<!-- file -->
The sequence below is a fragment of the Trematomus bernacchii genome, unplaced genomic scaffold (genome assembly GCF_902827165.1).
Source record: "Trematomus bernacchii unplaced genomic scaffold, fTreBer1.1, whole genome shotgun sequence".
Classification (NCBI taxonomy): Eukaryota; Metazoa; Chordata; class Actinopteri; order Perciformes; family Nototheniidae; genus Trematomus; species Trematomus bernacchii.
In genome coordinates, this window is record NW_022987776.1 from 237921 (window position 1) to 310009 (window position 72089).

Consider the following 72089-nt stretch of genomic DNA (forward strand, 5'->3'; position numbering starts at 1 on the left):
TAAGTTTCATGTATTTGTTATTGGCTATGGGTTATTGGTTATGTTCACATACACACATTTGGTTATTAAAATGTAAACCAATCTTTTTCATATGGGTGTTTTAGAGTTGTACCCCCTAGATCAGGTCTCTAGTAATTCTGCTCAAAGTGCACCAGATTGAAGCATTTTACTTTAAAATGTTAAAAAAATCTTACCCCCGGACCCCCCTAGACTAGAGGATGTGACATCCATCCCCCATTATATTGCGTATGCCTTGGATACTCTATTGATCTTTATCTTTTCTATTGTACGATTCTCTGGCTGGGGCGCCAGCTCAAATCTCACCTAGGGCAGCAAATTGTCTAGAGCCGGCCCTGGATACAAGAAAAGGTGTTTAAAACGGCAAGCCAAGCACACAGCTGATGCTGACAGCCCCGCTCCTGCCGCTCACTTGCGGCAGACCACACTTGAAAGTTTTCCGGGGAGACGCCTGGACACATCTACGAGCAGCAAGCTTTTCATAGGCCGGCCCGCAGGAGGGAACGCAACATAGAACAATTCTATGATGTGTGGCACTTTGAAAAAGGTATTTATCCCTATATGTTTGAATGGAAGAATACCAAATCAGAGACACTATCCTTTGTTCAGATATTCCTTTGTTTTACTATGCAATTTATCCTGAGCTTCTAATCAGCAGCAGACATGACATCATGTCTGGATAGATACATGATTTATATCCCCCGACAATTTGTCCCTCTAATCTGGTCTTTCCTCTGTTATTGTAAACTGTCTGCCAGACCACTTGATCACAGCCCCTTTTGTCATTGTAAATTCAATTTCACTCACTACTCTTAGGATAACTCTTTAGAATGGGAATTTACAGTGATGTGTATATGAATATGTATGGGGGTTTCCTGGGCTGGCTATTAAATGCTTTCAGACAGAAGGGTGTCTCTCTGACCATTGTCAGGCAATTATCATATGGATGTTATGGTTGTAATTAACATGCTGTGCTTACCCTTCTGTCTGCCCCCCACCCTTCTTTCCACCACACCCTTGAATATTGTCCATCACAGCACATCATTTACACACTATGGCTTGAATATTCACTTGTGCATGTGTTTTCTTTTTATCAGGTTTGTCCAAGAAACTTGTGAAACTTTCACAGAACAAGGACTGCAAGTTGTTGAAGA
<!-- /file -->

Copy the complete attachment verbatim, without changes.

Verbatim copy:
The sequence below is a fragment of the Trematomus bernacchii genome, unplaced genomic scaffold (genome assembly GCF_902827165.1).
Source record: "Trematomus bernacchii unplaced genomic scaffold, fTreBer1.1, whole genome shotgun sequence".
Classification (NCBI taxonomy): Eukaryota; Metazoa; Chordata; class Actinopteri; order Perciformes; family Nototheniidae; genus Trematomus; species Trematomus bernacchii.
In genome coordinates, this window is record NW_022987776.1 from 237921 (window position 1) to 310009 (window position 72089).

Consider the following 72089-nt stretch of genomic DNA (forward strand, 5'->3'; position numbering starts at 1 on the left):
TAAGTTTCATGTATTTGTTATTGGCTATGGGTTATTGGTTATGTTCACATACACACATTTGGTTATTAAAATGTAAACCAATCTTTTTCATATGGGTGTTTTAGAGTTGTACCCCCTAGATCAGGTCTCTAGTAATTCTGCTCAAAGTGCACCAGATTGAAGCATTTTACTTTAAAATGTTAAAAAAATCTTACCCCCGGACCCCCCTAGACTAGAGGATGTGACATCCATCCCCCATTATATTGCGTATGCCTTGGATACTCTATTGATCTTTATCTTTTCTATTGTACGATTCTCTGGCTGGGGCGCCAGCTCAAATCTCACCTAGGGCAGCAAATTGTCTAGAGCCGGCCCTGGATACAAGAAAAGGTGTTTAAAACGGCAAGCCAAGCACACAGCTGATGCTGACAGCCCCGCTCCTGCCGCTCACTTGCGGCAGACCACACTTGAAAGTTTTCCGGGGAGACGCCTGGACACATCTACGAGCAGCAAGCTTTTCATAGGCCGGCCCGCAGGAGGGAACGCAACATAGAACAATTCTATGATGTGTGGCACTTTGAAAAAGGTATTTATCCCTATATGTTTGAATGGAAGAATACCAAATCAGAGACACTATCCTTTGTTCAGATATTCCTTTGTTTTACTATGCAATTTATCCTGAGCTTCTAATCAGCAGCAGACATGACATCATGTCTGGATAGATACATGATTTATATCCCCCGACAATTTGTCCCTCTAATCTGGTCTTTCCTCTGTTATTGTAAACTGTCTGCCAGACCACTTGATCACAGCCCCTTTTGTCATTGTAAATTCAATTTCACTCACTACTCTTAGGATAACTCTTTAGAATGGGAATTTACAGTGATGTGTATATGAATATGTATGGGGGTTTCCTGGGCTGGCTATTAAATGCTTTCAGACAGAAGGGTGTCTCTCTGACCATTGTCAGGCAATTATCATATGGATGTTATGGTTGTAATTAACATGCTGTGCTTACCCTTCTGTCTGCCCCCCACCCTTCTTTCCACCACACCCTTGAATATTGTCCATCACAGCACATCATTTACACACTATGGCTTGAATATTCACTTGTGCATGTGTTTTCTTTTTATCAGGTTTGTCCAAGAAACTTGTGAAACTTTCACAGAACAAGGACTGCAAGTTGTTGAAGA